Amid all these changes he stood immutable as adamant. It mattered little whether in the field or the drawing-room -with the mob or the levee-wearing the jacobin bonnet or the iron crownbanishing a Braganza, or espousing a Hapsburg dictating peace on a raft to the Czar of Russia, or contemplating defeat at the gallows of Leipsic he was still the same military despot! Cradled in the camp, he was to the last hour the darling of the army; and whether in the camp or the cabinet, he never forsook a friend or forgot a favor.
Of all his soldiers, not one abandoned him, till affection was useless; and their first stipulation was for the safety of their favorite I
They knew well, if he was lavish of them, he was prodigal of himself; and that if he exposed them to peril, he repaid them with plunder. For the soldier, he subsidized every people; to the people he made even pride pay tribute - The victorious veteran glittered with his gains; and the capital, gorgeous with the spoils of art, became the miniature metropolis of the universe. In this wonderful combination, his affectation of literature must not be omitted. The jailer of the Press, he affected the patronage of letters-the proscriber of books, he encouraged philosophy-the persecutor of authors, and the murderer of printers, he yet pretended to the protection of learning!-the assassin of Palm, the silencer of De Stael, and the denouncer of Kotzebue, he was the friend of David, the benefactor of De Lille, and sent his academic prize to the philosopher of England s Such a medley of contradictions, and at the same time such an individual consistency, were never united in the same character. A Royalist-a Republican and an Emperor-a Mohammedan-a Catholic and a Patron of the Synagogue-a Subaltern and a Sovereign-a Traitor
and a Tyrant-a Christian and an Infidel -he was, through all his vicissitudes, the same stern, impatient, inflexible original -the same mysterious, incomprehensible self-the man without a model, and without a shadow.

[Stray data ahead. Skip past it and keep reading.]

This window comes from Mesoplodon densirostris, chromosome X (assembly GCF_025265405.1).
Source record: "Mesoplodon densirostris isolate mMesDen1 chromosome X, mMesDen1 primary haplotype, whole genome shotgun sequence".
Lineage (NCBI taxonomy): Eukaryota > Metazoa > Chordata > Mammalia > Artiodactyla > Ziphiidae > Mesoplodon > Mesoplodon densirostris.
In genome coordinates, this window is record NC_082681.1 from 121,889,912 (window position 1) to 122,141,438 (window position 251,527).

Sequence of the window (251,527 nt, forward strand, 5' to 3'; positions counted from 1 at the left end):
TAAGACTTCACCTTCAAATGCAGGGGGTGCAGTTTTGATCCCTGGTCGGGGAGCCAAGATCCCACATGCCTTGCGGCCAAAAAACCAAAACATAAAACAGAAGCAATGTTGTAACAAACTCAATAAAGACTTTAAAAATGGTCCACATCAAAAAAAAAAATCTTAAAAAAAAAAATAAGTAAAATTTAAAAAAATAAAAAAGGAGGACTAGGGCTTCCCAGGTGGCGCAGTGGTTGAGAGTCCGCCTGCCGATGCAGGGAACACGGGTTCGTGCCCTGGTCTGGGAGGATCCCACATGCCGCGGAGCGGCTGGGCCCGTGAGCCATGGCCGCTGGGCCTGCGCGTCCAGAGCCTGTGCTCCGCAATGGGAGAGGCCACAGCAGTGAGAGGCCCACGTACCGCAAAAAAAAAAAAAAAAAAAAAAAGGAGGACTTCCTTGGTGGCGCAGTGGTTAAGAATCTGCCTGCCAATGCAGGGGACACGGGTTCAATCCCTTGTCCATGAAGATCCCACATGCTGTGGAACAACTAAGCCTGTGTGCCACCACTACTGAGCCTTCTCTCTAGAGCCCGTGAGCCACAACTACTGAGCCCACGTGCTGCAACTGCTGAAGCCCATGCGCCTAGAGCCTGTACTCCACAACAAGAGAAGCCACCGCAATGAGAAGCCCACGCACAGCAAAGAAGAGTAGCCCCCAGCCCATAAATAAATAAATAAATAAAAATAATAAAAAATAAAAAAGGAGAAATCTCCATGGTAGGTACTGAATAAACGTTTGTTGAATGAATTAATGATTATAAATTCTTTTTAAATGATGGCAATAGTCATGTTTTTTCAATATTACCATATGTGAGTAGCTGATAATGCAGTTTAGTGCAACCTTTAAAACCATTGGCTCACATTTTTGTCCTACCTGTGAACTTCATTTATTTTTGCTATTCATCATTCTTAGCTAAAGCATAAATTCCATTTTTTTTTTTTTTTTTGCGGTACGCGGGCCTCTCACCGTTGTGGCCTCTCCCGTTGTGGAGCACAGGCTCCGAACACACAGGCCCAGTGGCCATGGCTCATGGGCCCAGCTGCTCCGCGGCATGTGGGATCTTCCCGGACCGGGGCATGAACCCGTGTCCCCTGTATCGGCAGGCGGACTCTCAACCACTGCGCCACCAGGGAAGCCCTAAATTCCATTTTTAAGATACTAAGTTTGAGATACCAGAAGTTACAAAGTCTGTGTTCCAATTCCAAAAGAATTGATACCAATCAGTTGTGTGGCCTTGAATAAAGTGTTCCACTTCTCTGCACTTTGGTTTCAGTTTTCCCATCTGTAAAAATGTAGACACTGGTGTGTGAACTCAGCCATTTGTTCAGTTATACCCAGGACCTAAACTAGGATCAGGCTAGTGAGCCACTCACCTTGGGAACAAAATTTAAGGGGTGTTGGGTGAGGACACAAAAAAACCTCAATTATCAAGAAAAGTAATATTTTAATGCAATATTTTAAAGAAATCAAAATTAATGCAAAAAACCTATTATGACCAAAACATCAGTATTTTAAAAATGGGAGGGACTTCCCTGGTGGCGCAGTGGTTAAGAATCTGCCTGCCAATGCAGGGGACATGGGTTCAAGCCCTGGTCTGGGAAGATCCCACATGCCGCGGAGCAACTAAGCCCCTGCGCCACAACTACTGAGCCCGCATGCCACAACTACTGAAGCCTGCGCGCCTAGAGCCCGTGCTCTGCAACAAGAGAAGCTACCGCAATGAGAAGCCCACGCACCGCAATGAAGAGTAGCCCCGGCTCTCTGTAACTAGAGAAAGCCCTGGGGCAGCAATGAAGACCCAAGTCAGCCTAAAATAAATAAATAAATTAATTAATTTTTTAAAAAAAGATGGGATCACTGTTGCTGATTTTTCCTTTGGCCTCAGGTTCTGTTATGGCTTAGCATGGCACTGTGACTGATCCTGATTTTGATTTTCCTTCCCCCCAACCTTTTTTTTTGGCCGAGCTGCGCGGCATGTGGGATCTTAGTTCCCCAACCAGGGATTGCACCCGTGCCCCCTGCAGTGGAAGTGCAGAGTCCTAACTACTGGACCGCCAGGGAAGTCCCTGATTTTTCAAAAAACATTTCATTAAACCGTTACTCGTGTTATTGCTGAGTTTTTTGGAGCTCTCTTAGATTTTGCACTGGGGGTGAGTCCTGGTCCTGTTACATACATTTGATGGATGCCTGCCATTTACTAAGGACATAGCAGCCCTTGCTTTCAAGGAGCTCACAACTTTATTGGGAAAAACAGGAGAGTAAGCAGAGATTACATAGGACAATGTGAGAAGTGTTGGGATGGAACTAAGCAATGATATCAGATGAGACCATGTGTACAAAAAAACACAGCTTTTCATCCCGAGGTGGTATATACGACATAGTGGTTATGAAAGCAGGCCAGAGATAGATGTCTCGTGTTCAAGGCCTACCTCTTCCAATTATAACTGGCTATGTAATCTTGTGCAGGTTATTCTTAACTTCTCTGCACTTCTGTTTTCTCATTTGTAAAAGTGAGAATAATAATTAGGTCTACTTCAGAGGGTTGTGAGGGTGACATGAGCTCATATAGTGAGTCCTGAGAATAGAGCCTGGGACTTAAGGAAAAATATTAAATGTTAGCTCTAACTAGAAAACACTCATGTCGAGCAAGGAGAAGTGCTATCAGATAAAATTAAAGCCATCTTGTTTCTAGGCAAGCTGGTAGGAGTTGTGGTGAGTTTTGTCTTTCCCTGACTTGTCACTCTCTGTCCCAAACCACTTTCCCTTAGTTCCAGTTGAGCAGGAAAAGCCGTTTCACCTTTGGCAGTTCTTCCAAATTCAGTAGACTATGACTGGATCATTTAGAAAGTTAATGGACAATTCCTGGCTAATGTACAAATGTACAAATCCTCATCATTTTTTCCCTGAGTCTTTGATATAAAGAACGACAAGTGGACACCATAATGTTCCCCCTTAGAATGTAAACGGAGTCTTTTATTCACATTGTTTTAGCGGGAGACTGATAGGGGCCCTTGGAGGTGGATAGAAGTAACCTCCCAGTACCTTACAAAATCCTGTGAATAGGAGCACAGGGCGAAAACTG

His fall, like his life, baffled all speculation. In short, his whole history was like a dream to the world, and no man can tell how or why he was awakened from the reverie.
I write. He sits beside my chair,
And scribbles, too, in hushed delight, He dips his pen, in charmed air:
What is it he pretends to write?
He toils and toils; the paper gives
The poems that he can not pen.
Such is a faint and feeble picture of Napoleon Bonaparte, the first (and it is to be hoped the last) emperor of the French. That he has done much evil there is little doubt; that he has been the
origin of much good there is just as little. Through his means, intentional or not, Spain, Portugal, and France
have arisen to the blessings of a free constitution; superstition has found her grave in the ruins of the Inquisition and the feudal system, with its whole train of tyrannic satellites, has fled forever s Kings may learn from him that their safest study, as
well as their noblest, is the interest of the people; the people are taught by him that there is no despotism, so stupendous against which they have not a resource; and to those who would rise upon the ruins of both, he is a living lesson, that if ambition can raise them from the lowest station, it can also prostrate them from the highest.-Charles Phillips.
Strange fancies throng that baby brain, What grave, sweet looks! What earnest eyes!
He stops-reflects—and now again
It seems a satire on myself,—
Despair! Ah, no; the heart, the mind
Presists in hoping-schemes and strives That there may linger with our kind Some memory of our little lives.
Beneath his rock in the early world
Like him I strive in hope my rhymes
May keep my name a little whileO child, who knows how many times We two have made the angels smile! “A New Poet,” by William Canton